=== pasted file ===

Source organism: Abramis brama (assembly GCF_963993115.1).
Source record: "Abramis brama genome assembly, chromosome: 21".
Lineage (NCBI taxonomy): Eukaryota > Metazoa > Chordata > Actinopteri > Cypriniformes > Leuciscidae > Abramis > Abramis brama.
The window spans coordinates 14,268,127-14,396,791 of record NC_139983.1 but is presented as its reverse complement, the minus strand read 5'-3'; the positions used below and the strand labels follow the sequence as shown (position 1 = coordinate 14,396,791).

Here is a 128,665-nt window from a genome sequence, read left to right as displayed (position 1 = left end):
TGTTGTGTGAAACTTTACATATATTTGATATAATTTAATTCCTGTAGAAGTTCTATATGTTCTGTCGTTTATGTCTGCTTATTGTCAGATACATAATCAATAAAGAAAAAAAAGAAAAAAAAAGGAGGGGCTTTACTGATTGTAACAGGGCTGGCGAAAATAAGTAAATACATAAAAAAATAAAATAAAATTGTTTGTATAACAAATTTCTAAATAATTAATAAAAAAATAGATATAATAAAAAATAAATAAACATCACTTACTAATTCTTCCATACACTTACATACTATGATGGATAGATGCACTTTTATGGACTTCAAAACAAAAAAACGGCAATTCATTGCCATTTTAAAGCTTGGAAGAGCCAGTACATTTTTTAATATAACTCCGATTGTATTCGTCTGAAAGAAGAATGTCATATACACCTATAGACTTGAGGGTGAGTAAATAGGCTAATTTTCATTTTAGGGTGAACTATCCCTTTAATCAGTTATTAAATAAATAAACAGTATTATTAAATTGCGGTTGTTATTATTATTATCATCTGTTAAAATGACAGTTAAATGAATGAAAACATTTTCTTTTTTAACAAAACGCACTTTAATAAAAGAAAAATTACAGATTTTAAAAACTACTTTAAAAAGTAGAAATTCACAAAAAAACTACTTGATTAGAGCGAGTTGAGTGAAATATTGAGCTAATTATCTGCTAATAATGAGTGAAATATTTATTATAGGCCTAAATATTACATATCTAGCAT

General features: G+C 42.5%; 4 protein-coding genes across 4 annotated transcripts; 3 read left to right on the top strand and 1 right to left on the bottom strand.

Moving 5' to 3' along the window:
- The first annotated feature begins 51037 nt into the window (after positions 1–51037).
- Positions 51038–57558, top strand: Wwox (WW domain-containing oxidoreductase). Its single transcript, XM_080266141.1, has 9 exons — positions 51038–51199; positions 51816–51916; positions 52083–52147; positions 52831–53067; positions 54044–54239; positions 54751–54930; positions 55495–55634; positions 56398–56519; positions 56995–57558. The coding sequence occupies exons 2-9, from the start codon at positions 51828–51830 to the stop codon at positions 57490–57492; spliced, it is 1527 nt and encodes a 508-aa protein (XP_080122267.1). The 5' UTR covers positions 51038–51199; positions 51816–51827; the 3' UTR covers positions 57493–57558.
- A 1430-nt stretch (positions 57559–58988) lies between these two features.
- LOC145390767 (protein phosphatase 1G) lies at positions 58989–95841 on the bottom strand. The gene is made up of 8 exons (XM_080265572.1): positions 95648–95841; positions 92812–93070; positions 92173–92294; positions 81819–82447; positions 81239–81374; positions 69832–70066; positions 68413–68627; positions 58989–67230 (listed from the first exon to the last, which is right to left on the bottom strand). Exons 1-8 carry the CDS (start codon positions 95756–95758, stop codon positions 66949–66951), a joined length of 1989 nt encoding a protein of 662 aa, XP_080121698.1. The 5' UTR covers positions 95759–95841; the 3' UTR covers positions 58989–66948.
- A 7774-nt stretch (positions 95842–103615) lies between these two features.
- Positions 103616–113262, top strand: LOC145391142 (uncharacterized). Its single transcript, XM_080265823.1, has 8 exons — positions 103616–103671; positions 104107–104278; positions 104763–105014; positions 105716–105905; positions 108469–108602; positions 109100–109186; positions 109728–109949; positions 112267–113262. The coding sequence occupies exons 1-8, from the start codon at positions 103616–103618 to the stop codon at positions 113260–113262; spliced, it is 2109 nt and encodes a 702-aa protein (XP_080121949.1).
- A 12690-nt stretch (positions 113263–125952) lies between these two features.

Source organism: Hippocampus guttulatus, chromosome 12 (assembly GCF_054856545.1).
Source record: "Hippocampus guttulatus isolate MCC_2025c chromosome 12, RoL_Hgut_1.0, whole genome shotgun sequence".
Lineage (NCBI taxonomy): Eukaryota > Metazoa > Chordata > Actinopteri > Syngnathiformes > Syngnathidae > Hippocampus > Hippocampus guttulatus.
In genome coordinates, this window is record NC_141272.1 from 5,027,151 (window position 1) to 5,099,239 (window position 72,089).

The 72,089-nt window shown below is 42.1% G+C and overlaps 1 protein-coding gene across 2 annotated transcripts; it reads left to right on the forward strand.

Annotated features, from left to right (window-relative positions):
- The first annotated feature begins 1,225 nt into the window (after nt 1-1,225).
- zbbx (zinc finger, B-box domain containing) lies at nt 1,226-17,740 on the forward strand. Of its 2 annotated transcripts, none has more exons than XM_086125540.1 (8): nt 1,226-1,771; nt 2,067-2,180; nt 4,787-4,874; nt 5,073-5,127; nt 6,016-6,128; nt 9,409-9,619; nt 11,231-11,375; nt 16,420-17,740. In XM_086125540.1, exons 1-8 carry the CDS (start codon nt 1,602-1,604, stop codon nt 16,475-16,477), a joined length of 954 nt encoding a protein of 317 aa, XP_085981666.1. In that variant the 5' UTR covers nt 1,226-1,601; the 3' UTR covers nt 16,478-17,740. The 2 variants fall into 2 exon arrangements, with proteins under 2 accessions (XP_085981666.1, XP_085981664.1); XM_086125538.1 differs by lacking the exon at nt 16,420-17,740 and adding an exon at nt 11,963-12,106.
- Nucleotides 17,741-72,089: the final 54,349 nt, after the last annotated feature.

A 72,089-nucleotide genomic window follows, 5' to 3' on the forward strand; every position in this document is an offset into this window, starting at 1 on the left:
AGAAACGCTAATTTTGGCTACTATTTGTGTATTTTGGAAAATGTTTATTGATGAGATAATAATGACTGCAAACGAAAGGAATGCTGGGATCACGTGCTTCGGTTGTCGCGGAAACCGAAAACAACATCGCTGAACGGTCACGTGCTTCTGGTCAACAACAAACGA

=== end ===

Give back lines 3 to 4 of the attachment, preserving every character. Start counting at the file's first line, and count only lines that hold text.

Lineage (NCBI taxonomy): Eukaryota > Metazoa > Chordata > Actinopteri > Cypriniformes > Leuciscidae > Abramis > Abramis brama.
The window spans coordinates 14,268,127-14,396,791 of record NC_139983.1 but is presented as its reverse complement, the minus strand read 5'-3'; the positions used below and the strand labels follow the sequence as shown (position 1 = coordinate 14,396,791).